Fr. Sam Receives Franciscan Award
Our own Fr. Sam Maranto was honored with the Franciscan Service Award from Our Lady of the Lake Medical Center, where he has served as a chaplain in the Pastoral Care Department since 2011. The coveted award is bestowed on employees who exemplify the Baton Rouge hospital’s core values of service, reverence and love for all of life, joyfulness of spirit, humility and justice.
Fr. Sam’s colleagues nominated him for the award because he is a spiritual presence not only for patients, but also for the team: “He is consistently present, listening attentively to the staff and family’s expressed needs, and always stands ready to respond, interact and support – even in the most difficult of times.”
Fr. Sam humbly accepted the award as an acknowledgement of the work of the Pastoral Care Department; in memory of his mother’s dedication to the hospital, where she worked as a nurse for 34 years; and in memory of Redemptorist confreres who inspired him by their lives of faith, generosity, courage and integrity. “My mother would have taken a bullet for the hospital; what I’ve done shouldn’t even be mentioned in the same conversation.” Fr. Sam said.
Scott Wester, CEO of the hospital, praised Fr. Sam’s commitment to the marginalized, the poor and the disenfranchised, which “may have its origins in his Redemptorist training, but the Franciscans are the recipients of the fruit of his labor.”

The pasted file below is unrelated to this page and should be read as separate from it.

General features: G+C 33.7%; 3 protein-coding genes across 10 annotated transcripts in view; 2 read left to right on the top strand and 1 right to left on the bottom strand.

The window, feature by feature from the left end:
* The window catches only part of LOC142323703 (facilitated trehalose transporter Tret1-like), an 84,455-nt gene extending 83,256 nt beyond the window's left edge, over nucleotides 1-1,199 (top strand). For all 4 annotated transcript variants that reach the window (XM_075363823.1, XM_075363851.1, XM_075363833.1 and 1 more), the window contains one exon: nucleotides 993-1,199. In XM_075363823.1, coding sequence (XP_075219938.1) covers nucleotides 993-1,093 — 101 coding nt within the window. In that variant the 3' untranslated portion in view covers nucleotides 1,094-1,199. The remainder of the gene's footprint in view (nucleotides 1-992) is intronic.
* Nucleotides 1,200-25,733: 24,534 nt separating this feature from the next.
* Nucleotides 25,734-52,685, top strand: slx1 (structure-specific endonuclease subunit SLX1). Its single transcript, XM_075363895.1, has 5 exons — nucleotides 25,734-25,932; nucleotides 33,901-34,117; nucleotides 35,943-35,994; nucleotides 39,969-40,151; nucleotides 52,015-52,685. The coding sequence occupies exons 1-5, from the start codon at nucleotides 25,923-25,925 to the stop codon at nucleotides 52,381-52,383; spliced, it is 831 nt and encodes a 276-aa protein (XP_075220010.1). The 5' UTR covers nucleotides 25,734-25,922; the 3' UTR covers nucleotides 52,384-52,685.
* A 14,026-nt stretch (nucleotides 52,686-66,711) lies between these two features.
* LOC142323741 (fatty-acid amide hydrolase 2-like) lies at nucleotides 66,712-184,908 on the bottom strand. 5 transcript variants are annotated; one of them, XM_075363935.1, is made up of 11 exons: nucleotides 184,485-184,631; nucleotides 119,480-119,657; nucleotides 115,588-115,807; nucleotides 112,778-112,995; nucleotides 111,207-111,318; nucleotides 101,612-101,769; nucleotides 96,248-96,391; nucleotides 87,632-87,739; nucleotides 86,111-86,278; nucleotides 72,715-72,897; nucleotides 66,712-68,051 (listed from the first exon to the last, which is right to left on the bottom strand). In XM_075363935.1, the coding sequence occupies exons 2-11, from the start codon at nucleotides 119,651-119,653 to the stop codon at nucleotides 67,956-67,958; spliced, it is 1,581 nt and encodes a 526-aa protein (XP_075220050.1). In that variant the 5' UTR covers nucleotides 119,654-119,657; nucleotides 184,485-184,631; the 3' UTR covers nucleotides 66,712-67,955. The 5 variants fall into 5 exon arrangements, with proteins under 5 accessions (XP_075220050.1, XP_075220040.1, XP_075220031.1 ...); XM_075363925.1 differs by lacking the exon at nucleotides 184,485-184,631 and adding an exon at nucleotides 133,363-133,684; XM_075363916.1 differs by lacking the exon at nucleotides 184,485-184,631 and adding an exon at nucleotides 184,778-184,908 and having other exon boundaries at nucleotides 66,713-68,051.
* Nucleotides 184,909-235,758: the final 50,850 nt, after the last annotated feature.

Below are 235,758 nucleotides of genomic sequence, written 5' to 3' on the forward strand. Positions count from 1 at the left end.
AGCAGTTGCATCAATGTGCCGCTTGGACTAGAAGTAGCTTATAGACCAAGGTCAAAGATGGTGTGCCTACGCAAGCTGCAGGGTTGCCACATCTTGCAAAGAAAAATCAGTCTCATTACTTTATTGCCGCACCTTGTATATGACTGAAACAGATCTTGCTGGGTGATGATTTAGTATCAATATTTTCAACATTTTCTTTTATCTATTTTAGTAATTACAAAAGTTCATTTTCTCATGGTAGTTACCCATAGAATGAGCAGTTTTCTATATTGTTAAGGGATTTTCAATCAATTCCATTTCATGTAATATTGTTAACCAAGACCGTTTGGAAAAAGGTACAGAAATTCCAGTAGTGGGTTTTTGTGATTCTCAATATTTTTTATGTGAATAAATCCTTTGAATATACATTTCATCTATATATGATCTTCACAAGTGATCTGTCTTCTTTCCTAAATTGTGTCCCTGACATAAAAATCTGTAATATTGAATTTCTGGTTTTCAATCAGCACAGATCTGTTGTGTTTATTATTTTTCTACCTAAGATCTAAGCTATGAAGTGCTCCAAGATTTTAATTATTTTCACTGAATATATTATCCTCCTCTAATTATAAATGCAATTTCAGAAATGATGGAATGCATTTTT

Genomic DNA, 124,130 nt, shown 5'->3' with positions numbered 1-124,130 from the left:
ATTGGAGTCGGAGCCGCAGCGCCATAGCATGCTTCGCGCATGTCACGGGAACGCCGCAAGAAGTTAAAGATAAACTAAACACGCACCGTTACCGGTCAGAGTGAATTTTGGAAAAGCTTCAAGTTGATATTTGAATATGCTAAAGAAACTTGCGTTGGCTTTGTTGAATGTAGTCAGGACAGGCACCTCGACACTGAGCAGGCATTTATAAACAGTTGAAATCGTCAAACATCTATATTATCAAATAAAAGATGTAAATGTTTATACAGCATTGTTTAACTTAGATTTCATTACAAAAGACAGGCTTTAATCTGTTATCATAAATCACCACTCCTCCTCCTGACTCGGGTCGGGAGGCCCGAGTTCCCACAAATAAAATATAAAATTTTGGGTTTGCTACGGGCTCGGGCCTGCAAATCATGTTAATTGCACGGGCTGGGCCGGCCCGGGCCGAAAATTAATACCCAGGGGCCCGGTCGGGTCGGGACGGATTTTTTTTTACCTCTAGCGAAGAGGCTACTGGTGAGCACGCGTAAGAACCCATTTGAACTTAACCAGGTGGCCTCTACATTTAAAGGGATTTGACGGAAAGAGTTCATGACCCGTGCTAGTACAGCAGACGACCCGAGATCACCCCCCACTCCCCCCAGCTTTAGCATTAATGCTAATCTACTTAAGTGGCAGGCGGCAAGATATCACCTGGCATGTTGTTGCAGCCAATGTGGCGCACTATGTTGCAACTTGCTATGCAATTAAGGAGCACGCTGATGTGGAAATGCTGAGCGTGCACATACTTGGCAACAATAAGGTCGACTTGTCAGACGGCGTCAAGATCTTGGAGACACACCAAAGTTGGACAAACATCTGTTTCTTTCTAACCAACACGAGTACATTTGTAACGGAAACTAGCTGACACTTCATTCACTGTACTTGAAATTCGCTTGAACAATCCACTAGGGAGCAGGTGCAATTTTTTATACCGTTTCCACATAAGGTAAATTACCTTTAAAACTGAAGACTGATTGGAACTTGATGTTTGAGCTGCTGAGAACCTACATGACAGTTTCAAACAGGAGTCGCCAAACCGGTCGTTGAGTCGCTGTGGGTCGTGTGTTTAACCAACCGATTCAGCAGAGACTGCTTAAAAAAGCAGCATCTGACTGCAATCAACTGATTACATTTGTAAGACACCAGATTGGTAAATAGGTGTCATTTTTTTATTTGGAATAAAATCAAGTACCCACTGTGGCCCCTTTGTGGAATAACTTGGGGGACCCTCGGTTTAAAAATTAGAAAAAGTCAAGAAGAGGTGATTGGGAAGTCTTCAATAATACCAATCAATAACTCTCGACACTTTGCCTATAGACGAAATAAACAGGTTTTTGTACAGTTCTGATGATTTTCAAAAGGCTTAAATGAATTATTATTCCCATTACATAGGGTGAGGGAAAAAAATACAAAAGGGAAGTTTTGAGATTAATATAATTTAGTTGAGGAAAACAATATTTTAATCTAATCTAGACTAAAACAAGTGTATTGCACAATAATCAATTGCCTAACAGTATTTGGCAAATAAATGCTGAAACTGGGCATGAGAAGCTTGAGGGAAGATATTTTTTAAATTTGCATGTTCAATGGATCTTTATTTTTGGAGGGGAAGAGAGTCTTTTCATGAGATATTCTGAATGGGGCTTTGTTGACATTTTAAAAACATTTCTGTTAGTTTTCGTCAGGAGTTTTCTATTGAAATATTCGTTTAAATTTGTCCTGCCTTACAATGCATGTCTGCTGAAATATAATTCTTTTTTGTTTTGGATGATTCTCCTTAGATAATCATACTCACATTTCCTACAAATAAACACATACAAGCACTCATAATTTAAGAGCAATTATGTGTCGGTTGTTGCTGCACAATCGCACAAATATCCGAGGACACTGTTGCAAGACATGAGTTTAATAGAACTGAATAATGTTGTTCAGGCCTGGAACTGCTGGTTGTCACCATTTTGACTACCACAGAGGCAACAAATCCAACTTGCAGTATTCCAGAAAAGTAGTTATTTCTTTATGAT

“I regard this award as the recognition of my Redemptorist training – individuals, ideals and ideas – and a transformation of consciousness. My mind immediately goes to those confreres whose lives, ministry, zealousness, dedication to the poor and abandoned, holiness, and intelligence have left their mark on me. Most of their work puts the little I do to shame,” he said. “I really do stand on the shoulders of giants. I could go on and on with all the Redemptorist virtuosi I have encountered in the almost 60 years since the journey first began.
“My training was getting to know these guys and drawing upon the example of their holiness, their zealousness, their work, their learning and their simple humanity, as I tried to serve the same cause (mission) to which they had given so much. Not one of these ever thought they could do more than they could do.
“They had no illusions about themselves, and did not regard themselves as supermen or saints. Through their own honesty and authenticity, they cast off the illusion that priesthood had endowed them with supernatural powers; that they were capable of any and all things. No, these were humble men who knew the worth of their own measure. They knew, too, that whatever they had – and didn’t have – was God’s gift, and that God’s gifts carry no regrets. It’s enough to be a small part of a legacy of compassion and sacrifice.
“I owe a great debt, and this is how I understand the significance of the Franciscan Service Award. How else does someone stand in the tradition of the one who called the Sun his brother and the Moon his sister?”